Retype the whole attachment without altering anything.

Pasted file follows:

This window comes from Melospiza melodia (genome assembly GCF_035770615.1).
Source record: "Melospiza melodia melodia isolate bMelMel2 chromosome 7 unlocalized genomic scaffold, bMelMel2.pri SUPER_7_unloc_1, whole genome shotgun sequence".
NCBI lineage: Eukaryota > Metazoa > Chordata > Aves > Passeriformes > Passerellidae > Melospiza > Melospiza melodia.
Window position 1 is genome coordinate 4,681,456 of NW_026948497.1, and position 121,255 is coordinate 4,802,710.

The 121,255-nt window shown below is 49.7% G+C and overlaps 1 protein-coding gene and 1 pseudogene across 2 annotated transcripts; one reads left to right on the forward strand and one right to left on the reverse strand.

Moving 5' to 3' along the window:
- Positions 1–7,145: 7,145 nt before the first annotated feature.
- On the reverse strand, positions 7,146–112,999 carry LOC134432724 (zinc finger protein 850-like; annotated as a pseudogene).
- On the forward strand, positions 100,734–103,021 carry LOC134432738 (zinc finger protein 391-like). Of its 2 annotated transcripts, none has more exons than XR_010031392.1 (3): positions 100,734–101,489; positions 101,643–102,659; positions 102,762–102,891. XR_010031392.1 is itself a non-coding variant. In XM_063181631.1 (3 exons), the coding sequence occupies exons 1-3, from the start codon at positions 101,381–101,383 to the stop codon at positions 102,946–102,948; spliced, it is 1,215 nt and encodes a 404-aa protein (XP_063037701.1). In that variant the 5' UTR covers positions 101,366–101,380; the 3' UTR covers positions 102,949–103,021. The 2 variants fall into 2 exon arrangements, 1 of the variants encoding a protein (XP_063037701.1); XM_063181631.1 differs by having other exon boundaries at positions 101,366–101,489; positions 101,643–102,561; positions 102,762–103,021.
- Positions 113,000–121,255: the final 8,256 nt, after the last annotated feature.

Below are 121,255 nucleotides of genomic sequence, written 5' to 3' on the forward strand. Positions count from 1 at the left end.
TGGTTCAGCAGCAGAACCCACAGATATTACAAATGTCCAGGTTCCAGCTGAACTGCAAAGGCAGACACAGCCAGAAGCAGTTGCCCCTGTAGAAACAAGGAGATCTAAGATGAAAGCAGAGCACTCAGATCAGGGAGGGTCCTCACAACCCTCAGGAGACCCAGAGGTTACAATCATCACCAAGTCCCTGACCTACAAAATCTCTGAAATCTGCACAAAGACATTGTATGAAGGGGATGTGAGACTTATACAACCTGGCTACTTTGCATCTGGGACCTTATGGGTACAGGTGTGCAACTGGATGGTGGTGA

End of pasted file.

This window comes from Melospiza melodia (genome assembly GCF_035770615.1).
Source record: "Melospiza melodia melodia isolate bMelMel2 chromosome 7 unlocalized genomic scaffold, bMelMel2.pri SUPER_7_unloc_1, whole genome shotgun sequence".
NCBI lineage: Eukaryota > Metazoa > Chordata > Aves > Passeriformes > Passerellidae > Melospiza > Melospiza melodia.
Window position 1 is genome coordinate 4,681,456 of NW_026948497.1, and position 121,255 is coordinate 4,802,710.

The 121,255-nt window shown below is 49.7% G+C and overlaps 1 protein-coding gene and 1 pseudogene across 2 annotated transcripts; one reads left to right on the forward strand and one right to left on the reverse strand.

Moving 5' to 3' along the window:
- Positions 1–7,145: 7,145 nt before the first annotated feature.
- On the reverse strand, positions 7,146–112,999 carry LOC134432724 (zinc finger protein 850-like; annotated as a pseudogene).
- On the forward strand, positions 100,734–103,021 carry LOC134432738 (zinc finger protein 391-like). Of its 2 annotated transcripts, none has more exons than XR_010031392.1 (3): positions 100,734–101,489; positions 101,643–102,659; positions 102,762–102,891. XR_010031392.1 is itself a non-coding variant. In XM_063181631.1 (3 exons), the coding sequence occupies exons 1-3, from the start codon at positions 101,381–101,383 to the stop codon at positions 102,946–102,948; spliced, it is 1,215 nt and encodes a 404-aa protein (XP_063037701.1). In that variant the 5' UTR covers positions 101,366–101,380; the 3' UTR covers positions 102,949–103,021. The 2 variants fall into 2 exon arrangements, 1 of the variants encoding a protein (XP_063037701.1); XM_063181631.1 differs by having other exon boundaries at positions 101,366–101,489; positions 101,643–102,561; positions 102,762–103,021.
- Positions 113,000–121,255: the final 8,256 nt, after the last annotated feature.

Below are 121,255 nucleotides of genomic sequence, written 5' to 3' on the forward strand. Positions count from 1 at the left end.
TGGTTCAGCAGCAGAACCCACAGATATTACAAATGTCCAGGTTCCAGCTGAACTGCAAAGGCAGACACAGCCAGAAGCAGTTGCCCCTGTAGAAACAAGGAGATCTAAGATGAAAGCAGAGCACTCAGATCAGGGAGGGTCCTCACAACCCTCAGGAGACCCAGAGGTTACAATCATCACCAAGTCCCTGACCTACAAAATCTCTGAAATCTGCACAAAGACATTGTATGAAGGGGATGTGAGACTTATACAACCTGGCTACTTTGCATCTGGGACCTTATGGGTACAGGTGTGCAACTGGATGGTGGTGA